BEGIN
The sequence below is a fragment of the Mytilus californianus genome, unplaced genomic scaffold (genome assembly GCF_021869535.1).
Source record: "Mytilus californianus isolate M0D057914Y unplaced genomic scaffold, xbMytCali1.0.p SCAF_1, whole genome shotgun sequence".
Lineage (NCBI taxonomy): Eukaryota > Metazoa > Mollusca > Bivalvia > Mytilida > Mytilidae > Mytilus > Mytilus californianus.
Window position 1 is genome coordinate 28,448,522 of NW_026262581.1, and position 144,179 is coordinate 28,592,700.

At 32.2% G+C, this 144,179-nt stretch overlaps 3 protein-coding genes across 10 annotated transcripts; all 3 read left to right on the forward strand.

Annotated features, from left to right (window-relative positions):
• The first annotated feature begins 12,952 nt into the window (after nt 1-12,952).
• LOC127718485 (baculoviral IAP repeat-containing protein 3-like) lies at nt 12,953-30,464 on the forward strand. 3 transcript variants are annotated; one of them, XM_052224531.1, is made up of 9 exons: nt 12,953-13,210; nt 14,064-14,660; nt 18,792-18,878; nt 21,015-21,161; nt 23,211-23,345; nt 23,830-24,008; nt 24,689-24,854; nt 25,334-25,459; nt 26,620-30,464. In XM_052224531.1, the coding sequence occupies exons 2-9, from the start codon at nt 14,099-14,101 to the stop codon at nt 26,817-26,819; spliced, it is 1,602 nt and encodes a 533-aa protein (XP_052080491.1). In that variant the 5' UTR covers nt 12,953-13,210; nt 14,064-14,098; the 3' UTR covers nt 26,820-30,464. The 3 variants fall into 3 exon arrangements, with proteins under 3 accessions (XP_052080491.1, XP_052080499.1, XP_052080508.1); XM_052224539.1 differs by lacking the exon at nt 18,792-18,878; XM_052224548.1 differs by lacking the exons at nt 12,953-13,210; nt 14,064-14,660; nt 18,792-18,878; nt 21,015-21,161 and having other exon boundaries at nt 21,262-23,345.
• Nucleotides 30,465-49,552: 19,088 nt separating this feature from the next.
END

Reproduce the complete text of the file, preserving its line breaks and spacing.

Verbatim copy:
The sequence below is a fragment of the Mytilus californianus genome, unplaced genomic scaffold (genome assembly GCF_021869535.1).
Source record: "Mytilus californianus isolate M0D057914Y unplaced genomic scaffold, xbMytCali1.0.p SCAF_1, whole genome shotgun sequence".
Lineage (NCBI taxonomy): Eukaryota > Metazoa > Mollusca > Bivalvia > Mytilida > Mytilidae > Mytilus > Mytilus californianus.
Window position 1 is genome coordinate 28,448,522 of NW_026262581.1, and position 144,179 is coordinate 28,592,700.

At 32.2% G+C, this 144,179-nt stretch overlaps 3 protein-coding genes across 10 annotated transcripts; all 3 read left to right on the forward strand.

Annotated features, from left to right (window-relative positions):
• The first annotated feature begins 12,952 nt into the window (after nt 1-12,952).
• LOC127718485 (baculoviral IAP repeat-containing protein 3-like) lies at nt 12,953-30,464 on the forward strand. 3 transcript variants are annotated; one of them, XM_052224531.1, is made up of 9 exons: nt 12,953-13,210; nt 14,064-14,660; nt 18,792-18,878; nt 21,015-21,161; nt 23,211-23,345; nt 23,830-24,008; nt 24,689-24,854; nt 25,334-25,459; nt 26,620-30,464. In XM_052224531.1, the coding sequence occupies exons 2-9, from the start codon at nt 14,099-14,101 to the stop codon at nt 26,817-26,819; spliced, it is 1,602 nt and encodes a 533-aa protein (XP_052080491.1). In that variant the 5' UTR covers nt 12,953-13,210; nt 14,064-14,098; the 3' UTR covers nt 26,820-30,464. The 3 variants fall into 3 exon arrangements, with proteins under 3 accessions (XP_052080491.1, XP_052080499.1, XP_052080508.1); XM_052224539.1 differs by lacking the exon at nt 18,792-18,878; XM_052224548.1 differs by lacking the exons at nt 12,953-13,210; nt 14,064-14,660; nt 18,792-18,878; nt 21,015-21,161 and having other exon boundaries at nt 21,262-23,345.
• Nucleotides 30,465-49,552: 19,088 nt separating this feature from the next.